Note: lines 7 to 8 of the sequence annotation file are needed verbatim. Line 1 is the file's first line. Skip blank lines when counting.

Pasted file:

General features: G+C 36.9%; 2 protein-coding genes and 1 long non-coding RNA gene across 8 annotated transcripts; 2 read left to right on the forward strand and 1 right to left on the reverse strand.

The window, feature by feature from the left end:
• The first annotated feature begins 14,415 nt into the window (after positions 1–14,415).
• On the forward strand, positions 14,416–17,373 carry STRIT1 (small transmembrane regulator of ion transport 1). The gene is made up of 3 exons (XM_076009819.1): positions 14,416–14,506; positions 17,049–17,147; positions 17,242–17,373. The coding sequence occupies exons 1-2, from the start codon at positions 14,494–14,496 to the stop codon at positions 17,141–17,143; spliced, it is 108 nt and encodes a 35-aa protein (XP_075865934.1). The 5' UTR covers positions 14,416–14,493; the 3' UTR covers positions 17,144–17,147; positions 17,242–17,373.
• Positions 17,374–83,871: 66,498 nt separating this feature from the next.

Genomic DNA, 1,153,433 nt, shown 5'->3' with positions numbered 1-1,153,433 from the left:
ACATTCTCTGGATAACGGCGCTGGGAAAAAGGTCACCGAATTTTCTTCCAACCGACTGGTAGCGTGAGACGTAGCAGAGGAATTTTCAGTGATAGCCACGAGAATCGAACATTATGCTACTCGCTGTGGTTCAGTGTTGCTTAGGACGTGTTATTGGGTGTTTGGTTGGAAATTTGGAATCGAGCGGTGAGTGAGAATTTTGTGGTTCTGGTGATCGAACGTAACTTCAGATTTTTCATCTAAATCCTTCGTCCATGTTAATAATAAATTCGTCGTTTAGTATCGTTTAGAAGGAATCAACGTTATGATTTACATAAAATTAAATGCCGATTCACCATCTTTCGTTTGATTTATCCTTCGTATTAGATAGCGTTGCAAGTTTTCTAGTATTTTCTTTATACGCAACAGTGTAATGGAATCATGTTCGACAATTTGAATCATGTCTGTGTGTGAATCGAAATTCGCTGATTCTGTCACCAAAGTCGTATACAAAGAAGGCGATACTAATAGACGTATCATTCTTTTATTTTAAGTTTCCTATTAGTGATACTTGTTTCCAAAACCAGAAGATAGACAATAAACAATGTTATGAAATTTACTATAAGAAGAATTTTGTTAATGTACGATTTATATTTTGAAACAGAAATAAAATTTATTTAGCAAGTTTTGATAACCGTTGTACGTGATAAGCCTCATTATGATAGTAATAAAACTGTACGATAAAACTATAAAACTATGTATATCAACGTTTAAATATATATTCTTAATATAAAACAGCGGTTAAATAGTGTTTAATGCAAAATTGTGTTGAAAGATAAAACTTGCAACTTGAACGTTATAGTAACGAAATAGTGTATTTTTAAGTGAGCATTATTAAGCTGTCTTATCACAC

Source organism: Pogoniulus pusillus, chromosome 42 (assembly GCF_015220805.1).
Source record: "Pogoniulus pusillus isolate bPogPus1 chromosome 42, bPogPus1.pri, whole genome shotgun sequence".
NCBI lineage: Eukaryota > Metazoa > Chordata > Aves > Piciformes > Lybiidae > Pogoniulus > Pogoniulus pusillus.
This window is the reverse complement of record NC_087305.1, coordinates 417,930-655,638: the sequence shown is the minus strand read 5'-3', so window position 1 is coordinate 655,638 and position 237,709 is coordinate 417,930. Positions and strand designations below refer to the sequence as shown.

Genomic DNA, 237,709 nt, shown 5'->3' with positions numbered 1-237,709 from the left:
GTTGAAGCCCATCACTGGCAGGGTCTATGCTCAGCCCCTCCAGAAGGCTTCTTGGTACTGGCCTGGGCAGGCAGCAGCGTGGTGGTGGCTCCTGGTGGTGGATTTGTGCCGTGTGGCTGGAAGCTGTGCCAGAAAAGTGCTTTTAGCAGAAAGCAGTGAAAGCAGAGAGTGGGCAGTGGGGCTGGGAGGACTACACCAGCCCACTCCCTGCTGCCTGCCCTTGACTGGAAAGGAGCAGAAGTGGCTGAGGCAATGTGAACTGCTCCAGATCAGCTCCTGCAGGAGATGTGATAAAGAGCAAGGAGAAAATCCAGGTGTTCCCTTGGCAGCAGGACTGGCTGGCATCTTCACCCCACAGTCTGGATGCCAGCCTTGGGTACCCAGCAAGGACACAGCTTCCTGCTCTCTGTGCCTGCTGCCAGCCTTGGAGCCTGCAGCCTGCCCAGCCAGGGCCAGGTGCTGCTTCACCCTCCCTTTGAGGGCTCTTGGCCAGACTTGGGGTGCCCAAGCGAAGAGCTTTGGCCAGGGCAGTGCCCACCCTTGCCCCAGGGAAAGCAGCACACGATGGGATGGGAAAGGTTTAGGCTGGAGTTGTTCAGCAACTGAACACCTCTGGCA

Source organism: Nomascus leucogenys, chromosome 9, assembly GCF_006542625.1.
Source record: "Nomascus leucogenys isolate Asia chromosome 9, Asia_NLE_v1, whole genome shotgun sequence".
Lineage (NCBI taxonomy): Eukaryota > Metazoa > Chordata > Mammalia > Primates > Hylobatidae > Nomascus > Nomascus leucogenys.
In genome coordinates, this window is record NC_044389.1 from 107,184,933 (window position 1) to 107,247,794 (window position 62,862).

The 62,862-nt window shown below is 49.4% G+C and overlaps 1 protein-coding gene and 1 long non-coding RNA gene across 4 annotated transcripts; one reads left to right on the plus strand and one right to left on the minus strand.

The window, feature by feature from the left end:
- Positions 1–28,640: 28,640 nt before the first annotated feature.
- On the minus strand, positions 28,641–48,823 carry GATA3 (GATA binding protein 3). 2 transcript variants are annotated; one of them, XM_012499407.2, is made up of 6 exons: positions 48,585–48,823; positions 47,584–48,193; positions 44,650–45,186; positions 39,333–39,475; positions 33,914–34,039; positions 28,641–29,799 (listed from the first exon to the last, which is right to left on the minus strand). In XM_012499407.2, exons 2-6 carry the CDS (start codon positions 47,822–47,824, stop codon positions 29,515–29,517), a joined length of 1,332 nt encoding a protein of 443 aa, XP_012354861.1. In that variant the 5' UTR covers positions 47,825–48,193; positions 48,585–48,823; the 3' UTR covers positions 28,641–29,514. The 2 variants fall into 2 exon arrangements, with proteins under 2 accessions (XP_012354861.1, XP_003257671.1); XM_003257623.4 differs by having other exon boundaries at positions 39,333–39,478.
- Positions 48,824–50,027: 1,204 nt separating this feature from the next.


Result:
ACATTCTCTGGATAACGGCGCTGGGAAAAAGGTCACCGAATTTTCTTCCAACCGACTGGTAGCGTGAGACGTAGCAGAGGAATTTTCAGTGATAGCCACGAGAATCGAACATTATGCTACTCGCTGTGGTTCAGTGTTGCTTAGGACGTGTTATTGGGTGTTTGGTTGGAAATTTGGAATCGAGCGGTGAGTGAGAATTTTGTGGTTCTGGTGATCGAACGTAACTTCAGATTTTTCATCTAAATCCTTCGTCCATGTTAATAATAAATTCGTCGTTTAGTATCGTTTAGAAGGAATCAACGTTATGATTTACATAAAATTAAATGCCGATTCACCATCTTTCGTTTGATTTATCCTTCGTATTAGATAGCGTTGCAAGTTTTCTAGTATTTTCTTTATACGCAACAGTGTAATGGAATCATGTTCGACAATTTGAATCATGTCTGTGTGTGAATCGAAATTCGCTGATTCTGTCACCAAAGTCGTATACAAAGAAGGCGATACTAATAGACGTATCATTCTTTTATTTTAAGTTTCCTATTAGTGATACTTGTTTCCAAAACCAGAAGATAGACAATAAACAATGTTATGAAATTTACTATAAGAAGAATTTTGTTAATGTACGATTTATATTTTGAAACAGAAATAAAATTTATTTAGCAAGTTTTGATAACCGTTGTACGTGATAAGCCTCATTATGATAGTAATAAAACTGTACGATAAAACTATAAAACTATGTATATCAACGTTTAAATATATATTCTTAATATAAAACAGCGGTTAAATAGTGTTTAATGCAAAATTGTGTTGAAAGATAAAACTTGCAACTTGAACGTTATAGTAACGAAATAGTGTATTTTTAAGTGAGCATTATTAAGCTGTCTTATCACAC

Source organism: Pogoniulus pusillus, chromosome 42 (assembly GCF_015220805.1).